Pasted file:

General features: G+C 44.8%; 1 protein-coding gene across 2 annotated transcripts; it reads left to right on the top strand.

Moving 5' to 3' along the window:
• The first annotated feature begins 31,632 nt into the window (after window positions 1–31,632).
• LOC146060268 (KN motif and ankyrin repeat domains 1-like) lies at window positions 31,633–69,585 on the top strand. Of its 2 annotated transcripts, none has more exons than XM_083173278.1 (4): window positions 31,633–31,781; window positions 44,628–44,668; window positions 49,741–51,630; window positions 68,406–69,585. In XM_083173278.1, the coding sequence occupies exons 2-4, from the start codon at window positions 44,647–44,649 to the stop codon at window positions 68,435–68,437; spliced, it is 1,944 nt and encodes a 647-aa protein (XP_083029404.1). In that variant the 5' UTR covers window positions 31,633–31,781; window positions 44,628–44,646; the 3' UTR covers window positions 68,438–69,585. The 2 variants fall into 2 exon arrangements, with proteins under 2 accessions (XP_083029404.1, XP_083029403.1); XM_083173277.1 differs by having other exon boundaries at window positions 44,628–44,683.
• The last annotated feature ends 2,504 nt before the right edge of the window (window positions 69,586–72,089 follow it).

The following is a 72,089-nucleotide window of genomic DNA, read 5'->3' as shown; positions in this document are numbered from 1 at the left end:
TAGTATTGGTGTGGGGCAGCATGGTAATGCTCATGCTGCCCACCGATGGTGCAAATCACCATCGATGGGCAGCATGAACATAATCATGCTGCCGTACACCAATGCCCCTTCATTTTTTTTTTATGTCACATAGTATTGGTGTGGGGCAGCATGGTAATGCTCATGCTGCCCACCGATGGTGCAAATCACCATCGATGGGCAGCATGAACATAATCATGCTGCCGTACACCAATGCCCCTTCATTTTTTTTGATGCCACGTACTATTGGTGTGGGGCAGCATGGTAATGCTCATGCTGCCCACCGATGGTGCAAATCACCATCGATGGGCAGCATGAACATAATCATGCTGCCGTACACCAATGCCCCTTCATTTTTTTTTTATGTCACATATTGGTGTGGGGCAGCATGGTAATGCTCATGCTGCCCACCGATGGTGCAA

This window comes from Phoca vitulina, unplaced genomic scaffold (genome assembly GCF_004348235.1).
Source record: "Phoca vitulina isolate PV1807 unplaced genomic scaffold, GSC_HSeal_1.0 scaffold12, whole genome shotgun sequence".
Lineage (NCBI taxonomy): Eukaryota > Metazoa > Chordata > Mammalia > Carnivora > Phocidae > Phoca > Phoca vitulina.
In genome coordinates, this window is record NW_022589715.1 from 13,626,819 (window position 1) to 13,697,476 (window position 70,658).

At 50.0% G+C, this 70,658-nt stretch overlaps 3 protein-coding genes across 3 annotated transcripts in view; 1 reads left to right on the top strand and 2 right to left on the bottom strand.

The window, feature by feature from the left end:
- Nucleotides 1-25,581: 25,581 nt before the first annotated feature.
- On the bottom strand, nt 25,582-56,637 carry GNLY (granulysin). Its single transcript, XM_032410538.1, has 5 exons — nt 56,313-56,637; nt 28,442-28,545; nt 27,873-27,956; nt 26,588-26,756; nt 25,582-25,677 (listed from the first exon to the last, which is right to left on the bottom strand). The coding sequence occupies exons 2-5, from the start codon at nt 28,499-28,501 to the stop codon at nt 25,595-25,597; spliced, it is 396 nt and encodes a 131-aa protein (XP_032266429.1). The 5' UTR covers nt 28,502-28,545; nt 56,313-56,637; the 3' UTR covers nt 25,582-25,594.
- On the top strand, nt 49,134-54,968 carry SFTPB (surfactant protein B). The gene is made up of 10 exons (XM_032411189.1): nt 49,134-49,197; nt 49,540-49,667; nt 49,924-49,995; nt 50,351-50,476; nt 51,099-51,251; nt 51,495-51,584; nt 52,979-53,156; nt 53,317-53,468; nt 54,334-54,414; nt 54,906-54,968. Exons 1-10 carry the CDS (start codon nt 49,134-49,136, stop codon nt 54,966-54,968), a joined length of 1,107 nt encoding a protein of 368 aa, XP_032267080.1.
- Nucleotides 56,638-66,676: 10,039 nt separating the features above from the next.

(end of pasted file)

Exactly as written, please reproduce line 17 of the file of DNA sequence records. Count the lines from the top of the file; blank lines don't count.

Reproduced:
- Nucleotides 56,638-66,676: 10,039 nt separating the features above from the next.